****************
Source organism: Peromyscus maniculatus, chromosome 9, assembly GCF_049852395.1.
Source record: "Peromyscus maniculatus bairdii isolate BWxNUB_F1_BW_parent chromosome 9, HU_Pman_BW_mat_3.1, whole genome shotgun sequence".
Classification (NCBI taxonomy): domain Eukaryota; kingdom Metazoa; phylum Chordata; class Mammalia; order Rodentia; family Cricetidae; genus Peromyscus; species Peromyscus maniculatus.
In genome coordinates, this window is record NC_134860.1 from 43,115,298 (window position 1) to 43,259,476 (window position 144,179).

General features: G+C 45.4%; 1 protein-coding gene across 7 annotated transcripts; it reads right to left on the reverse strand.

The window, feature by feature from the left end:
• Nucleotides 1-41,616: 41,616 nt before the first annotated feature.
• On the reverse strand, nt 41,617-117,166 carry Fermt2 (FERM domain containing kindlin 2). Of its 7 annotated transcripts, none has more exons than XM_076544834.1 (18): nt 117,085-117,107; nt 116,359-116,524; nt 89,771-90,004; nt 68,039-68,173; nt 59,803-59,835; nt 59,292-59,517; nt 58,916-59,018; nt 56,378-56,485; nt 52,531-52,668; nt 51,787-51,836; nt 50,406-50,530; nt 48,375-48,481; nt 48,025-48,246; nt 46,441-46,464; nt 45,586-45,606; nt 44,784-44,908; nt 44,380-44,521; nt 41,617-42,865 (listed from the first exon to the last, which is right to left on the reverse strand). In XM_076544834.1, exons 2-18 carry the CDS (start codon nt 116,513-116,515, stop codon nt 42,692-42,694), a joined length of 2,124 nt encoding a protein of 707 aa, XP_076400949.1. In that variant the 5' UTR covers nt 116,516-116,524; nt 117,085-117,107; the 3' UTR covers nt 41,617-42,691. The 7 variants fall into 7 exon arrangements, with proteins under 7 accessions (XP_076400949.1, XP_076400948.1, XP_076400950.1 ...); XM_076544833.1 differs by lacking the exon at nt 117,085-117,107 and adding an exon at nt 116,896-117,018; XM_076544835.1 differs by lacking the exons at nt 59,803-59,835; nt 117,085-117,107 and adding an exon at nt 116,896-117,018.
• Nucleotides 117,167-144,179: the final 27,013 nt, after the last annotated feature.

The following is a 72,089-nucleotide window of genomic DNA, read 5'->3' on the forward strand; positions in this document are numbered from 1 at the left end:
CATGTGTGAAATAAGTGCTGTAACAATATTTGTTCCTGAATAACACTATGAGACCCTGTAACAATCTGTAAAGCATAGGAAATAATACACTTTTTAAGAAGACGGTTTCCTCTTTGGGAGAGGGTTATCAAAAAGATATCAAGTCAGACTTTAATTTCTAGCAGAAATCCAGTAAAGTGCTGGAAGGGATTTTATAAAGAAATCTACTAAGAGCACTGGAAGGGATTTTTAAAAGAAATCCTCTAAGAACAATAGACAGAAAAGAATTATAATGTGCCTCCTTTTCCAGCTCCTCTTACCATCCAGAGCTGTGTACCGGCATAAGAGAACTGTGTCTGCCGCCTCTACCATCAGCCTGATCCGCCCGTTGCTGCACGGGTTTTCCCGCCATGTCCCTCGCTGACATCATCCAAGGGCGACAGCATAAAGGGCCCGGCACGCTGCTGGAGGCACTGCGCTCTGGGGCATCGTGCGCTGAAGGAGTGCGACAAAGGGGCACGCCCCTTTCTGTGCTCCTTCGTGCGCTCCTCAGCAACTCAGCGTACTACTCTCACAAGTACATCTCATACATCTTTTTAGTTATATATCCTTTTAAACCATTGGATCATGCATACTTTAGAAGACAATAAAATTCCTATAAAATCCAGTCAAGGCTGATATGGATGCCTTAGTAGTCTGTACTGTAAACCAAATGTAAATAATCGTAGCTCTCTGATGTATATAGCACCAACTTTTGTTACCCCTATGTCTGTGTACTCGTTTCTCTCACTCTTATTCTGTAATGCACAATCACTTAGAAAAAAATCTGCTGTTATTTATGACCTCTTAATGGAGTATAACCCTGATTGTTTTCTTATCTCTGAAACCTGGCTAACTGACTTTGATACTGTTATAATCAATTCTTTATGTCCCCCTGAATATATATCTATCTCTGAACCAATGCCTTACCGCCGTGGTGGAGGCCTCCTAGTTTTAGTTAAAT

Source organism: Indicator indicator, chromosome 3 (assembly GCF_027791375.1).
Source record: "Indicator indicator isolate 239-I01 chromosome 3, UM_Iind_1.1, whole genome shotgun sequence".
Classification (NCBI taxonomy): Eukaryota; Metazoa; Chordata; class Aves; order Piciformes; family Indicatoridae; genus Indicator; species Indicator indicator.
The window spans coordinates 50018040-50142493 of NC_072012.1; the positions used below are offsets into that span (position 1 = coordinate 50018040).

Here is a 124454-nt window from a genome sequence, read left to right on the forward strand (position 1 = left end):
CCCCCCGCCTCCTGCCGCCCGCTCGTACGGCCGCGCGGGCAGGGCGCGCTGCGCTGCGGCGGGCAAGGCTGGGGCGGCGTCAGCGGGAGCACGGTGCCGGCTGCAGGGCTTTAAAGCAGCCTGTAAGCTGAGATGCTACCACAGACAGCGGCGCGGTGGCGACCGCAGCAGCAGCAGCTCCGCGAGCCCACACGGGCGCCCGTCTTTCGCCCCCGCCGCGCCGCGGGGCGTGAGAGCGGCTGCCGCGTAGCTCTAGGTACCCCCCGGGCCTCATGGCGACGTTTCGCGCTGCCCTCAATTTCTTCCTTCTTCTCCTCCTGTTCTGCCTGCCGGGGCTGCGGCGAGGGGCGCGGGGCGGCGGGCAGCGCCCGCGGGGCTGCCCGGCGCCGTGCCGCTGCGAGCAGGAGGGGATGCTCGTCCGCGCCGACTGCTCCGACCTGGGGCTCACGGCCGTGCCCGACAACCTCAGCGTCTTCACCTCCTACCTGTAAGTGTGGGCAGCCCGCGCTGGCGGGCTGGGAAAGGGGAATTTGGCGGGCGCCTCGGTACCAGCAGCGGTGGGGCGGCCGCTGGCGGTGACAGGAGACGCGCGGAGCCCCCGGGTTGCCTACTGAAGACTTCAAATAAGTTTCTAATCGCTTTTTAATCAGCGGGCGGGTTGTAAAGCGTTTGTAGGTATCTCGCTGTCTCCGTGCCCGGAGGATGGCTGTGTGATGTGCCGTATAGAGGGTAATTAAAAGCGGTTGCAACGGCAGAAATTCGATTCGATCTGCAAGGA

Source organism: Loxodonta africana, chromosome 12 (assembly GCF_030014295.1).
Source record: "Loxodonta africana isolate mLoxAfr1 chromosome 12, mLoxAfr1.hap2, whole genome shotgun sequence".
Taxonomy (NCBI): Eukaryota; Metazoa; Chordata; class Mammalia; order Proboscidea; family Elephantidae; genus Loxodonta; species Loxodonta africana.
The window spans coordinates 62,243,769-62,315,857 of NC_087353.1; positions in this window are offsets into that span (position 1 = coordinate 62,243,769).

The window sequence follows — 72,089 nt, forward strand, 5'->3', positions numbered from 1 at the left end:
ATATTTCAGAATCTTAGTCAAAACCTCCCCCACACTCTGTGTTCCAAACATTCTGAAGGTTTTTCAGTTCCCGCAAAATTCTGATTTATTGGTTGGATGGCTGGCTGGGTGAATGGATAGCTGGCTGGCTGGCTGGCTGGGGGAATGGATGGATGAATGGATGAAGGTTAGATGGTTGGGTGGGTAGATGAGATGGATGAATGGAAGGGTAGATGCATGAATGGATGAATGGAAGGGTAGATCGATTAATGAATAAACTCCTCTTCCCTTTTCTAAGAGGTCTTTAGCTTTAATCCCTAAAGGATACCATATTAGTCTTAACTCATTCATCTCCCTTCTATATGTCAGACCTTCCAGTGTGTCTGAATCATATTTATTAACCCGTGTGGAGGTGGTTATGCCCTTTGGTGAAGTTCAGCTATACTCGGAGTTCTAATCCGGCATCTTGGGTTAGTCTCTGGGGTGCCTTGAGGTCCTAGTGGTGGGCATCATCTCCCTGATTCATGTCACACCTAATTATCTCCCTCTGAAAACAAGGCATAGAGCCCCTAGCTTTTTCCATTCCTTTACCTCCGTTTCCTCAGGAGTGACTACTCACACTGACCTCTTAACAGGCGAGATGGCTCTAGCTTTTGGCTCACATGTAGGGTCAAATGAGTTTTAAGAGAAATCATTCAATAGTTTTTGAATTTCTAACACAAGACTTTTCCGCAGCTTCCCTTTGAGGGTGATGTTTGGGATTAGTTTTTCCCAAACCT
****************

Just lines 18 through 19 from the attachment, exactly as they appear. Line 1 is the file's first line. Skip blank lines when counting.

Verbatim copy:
Source organism: Loxodonta africana, chromosome 12 (assembly GCF_030014295.1).
Source record: "Loxodonta africana isolate mLoxAfr1 chromosome 12, mLoxAfr1.hap2, whole genome shotgun sequence".